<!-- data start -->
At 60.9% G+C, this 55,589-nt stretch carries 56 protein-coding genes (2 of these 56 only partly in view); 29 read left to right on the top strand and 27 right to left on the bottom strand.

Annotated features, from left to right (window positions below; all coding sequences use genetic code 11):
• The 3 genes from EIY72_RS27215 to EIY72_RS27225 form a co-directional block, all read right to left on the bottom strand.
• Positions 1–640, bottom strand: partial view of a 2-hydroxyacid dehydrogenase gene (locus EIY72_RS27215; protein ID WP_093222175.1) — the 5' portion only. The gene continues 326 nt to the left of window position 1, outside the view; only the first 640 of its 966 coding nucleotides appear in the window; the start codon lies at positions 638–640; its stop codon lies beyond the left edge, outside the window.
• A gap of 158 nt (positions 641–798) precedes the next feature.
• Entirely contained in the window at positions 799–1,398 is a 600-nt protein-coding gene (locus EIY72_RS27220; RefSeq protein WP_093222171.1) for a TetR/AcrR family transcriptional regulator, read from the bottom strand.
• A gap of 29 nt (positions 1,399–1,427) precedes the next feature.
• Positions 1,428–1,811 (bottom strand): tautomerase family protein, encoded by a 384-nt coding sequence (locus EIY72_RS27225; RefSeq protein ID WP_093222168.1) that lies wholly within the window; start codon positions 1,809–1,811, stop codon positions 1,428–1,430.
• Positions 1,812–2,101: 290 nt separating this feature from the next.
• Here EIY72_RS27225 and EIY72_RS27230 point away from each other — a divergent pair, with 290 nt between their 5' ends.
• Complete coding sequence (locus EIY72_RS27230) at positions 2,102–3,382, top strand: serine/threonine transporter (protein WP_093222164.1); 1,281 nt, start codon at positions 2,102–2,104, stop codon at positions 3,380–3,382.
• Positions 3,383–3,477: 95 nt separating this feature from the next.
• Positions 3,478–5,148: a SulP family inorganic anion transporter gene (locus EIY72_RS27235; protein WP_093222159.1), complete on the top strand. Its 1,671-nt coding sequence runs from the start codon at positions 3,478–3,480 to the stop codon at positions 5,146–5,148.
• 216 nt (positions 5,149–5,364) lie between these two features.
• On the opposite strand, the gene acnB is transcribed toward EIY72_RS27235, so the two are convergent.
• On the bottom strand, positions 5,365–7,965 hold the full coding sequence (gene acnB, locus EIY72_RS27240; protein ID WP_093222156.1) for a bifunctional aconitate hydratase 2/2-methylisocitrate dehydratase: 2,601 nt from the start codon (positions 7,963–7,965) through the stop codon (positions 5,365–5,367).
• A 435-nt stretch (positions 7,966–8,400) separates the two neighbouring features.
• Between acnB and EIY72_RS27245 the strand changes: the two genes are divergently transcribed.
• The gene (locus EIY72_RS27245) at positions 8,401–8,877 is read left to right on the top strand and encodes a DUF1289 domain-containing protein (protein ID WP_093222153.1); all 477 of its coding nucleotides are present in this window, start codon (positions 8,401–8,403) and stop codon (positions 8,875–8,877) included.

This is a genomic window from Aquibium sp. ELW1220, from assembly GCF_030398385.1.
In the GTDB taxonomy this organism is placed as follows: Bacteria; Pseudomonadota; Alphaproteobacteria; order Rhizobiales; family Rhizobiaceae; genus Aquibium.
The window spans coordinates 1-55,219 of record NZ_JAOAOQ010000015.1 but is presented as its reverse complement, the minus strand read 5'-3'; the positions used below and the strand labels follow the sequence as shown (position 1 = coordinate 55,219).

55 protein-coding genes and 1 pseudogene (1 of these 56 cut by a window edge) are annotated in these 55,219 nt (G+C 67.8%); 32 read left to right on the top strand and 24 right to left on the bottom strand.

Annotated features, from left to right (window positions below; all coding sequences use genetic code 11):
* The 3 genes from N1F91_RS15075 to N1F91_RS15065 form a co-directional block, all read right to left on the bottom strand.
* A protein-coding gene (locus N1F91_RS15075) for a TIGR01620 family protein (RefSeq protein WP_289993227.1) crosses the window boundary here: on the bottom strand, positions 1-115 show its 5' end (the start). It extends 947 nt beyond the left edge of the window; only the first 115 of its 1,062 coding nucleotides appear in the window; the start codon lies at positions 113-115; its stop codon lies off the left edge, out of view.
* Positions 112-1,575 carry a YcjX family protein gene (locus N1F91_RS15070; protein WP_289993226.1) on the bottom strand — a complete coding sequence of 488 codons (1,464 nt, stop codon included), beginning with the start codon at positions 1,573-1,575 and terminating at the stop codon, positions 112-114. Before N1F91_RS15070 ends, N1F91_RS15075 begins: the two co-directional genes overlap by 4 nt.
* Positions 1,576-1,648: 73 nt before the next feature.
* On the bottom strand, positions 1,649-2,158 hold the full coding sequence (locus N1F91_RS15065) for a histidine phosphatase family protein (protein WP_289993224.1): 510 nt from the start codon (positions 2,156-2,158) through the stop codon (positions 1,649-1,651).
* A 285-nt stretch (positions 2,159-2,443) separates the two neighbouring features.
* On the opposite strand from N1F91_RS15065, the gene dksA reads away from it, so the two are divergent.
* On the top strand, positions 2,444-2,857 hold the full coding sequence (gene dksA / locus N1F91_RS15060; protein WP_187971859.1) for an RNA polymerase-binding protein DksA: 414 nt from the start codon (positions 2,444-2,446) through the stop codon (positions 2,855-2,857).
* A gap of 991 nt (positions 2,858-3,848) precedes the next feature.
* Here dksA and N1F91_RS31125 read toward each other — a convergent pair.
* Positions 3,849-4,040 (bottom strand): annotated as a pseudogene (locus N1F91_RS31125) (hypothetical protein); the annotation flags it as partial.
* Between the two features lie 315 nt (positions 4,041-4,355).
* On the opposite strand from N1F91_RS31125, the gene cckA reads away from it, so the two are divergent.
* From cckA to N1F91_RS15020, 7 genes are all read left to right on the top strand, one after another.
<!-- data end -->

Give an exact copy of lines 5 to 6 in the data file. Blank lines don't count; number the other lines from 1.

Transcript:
• A gap of 158 nt (positions 641–798) precedes the next feature.
• Entirely contained in the window at positions 799–1,398 is a 600-nt protein-coding gene (locus EIY72_RS27220; RefSeq protein WP_093222171.1) for a TetR/AcrR family transcriptional regulator, read from the bottom strand.